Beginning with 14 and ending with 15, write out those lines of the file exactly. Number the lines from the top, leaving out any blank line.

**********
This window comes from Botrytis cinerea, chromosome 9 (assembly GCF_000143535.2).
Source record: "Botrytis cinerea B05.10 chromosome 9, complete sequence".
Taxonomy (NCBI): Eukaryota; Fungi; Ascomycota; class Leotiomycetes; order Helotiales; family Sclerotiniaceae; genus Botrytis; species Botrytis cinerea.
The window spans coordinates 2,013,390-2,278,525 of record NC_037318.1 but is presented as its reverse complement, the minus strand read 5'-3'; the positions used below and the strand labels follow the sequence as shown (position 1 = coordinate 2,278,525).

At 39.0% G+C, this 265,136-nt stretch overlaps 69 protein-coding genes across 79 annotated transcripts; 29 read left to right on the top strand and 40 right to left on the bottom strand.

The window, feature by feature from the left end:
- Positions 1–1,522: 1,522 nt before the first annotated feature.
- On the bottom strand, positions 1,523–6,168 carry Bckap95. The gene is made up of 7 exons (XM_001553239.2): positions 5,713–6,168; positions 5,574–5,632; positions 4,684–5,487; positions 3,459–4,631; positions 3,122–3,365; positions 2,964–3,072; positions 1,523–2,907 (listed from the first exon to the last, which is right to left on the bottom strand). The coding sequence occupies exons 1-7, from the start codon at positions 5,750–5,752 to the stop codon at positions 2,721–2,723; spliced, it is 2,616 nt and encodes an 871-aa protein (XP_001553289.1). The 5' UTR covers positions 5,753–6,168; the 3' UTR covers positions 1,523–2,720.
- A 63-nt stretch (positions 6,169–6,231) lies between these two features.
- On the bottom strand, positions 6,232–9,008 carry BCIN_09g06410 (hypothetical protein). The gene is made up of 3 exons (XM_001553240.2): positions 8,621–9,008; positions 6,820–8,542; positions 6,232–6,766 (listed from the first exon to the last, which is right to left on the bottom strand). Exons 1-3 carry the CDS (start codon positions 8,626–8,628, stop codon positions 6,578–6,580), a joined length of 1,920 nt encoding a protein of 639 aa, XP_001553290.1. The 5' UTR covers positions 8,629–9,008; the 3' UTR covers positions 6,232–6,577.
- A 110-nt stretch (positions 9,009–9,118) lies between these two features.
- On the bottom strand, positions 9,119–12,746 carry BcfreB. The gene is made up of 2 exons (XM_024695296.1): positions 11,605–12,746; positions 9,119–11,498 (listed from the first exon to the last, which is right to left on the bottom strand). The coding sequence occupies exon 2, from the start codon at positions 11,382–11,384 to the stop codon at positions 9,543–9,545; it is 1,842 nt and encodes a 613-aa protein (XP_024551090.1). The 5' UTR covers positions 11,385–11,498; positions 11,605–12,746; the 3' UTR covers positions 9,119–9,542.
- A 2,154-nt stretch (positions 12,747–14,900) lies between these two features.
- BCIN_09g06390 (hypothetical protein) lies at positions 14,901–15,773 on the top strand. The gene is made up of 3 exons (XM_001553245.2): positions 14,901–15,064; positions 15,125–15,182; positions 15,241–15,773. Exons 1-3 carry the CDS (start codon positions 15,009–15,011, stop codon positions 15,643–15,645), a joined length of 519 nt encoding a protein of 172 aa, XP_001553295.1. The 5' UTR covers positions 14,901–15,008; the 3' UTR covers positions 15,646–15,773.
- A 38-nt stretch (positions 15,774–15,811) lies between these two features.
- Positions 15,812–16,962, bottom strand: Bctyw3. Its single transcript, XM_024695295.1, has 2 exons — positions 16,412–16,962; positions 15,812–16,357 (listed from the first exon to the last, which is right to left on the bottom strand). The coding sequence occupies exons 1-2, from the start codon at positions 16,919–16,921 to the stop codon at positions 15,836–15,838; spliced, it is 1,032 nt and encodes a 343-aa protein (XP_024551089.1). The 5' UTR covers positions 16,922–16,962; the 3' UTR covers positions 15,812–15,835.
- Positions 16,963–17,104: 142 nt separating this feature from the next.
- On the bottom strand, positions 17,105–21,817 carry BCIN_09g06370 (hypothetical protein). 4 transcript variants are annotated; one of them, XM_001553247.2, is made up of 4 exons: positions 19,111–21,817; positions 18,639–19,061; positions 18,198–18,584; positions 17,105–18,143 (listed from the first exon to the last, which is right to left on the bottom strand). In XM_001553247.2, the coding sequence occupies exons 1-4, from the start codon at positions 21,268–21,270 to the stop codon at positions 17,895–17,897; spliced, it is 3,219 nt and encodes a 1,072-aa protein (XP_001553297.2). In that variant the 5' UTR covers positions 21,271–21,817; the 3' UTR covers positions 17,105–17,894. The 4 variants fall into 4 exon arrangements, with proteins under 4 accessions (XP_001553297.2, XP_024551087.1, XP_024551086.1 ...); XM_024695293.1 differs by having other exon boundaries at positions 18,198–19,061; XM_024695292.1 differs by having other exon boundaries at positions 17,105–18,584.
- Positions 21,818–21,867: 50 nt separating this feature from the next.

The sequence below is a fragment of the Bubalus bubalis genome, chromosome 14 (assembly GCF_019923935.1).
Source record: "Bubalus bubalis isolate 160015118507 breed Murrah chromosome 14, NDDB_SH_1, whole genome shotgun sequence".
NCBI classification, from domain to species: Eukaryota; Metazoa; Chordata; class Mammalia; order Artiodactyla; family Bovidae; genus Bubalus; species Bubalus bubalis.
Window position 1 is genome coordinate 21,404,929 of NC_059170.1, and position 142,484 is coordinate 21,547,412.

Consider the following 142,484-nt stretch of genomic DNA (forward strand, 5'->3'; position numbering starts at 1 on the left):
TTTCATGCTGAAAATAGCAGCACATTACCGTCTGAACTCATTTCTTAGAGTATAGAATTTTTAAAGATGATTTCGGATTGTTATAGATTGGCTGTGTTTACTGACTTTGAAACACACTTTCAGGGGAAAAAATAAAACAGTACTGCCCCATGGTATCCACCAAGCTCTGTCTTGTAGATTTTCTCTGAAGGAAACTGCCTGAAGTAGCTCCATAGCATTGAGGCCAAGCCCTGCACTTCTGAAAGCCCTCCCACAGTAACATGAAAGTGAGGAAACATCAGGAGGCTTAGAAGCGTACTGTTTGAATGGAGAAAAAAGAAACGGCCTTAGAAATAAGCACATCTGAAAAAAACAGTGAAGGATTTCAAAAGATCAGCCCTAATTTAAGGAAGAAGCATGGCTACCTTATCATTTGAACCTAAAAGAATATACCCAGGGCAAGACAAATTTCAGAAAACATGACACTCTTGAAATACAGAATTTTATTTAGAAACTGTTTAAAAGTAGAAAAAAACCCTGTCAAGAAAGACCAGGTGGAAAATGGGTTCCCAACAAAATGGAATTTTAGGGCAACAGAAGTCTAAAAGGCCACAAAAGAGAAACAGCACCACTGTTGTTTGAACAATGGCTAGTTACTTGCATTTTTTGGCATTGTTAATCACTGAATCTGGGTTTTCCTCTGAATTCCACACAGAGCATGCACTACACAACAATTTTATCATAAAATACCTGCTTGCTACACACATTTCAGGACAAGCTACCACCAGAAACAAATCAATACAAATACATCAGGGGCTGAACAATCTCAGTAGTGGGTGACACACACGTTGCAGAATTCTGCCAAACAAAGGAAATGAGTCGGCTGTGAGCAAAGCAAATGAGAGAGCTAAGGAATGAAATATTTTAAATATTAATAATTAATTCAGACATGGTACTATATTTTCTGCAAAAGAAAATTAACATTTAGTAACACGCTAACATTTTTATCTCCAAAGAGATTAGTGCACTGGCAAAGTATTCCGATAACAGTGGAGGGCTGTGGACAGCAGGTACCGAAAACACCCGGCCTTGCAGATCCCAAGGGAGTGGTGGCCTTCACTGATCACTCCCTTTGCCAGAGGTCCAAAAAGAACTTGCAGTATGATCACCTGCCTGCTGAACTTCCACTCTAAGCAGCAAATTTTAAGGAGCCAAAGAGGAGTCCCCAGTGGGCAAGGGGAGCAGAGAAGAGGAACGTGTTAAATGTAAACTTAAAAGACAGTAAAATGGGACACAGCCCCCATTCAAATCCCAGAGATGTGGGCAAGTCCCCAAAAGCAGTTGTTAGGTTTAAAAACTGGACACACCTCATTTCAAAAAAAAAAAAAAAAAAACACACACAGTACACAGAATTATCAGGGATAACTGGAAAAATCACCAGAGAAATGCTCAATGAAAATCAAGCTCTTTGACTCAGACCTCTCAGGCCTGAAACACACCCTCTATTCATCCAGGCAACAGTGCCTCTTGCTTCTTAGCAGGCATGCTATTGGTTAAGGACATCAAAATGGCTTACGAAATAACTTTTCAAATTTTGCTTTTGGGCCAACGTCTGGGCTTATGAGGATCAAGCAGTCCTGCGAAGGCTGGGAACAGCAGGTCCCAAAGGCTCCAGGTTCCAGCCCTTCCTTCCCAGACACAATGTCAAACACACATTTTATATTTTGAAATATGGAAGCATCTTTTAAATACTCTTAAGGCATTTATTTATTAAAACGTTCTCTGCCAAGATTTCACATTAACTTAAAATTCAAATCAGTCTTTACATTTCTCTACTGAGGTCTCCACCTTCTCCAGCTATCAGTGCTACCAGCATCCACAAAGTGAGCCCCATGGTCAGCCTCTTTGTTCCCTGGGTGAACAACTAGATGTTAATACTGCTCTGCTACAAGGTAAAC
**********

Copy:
- BCIN_09g06390 (hypothetical protein) lies at positions 14,901–15,773 on the top strand. The gene is made up of 3 exons (XM_001553245.2): positions 14,901–15,064; positions 15,125–15,182; positions 15,241–15,773. Exons 1-3 carry the CDS (start codon positions 15,009–15,011, stop codon positions 15,643–15,645), a joined length of 519 nt encoding a protein of 172 aa, XP_001553295.1. The 5' UTR covers positions 14,901–15,008; the 3' UTR covers positions 15,646–15,773.
- A 38-nt stretch (positions 15,774–15,811) lies between these two features.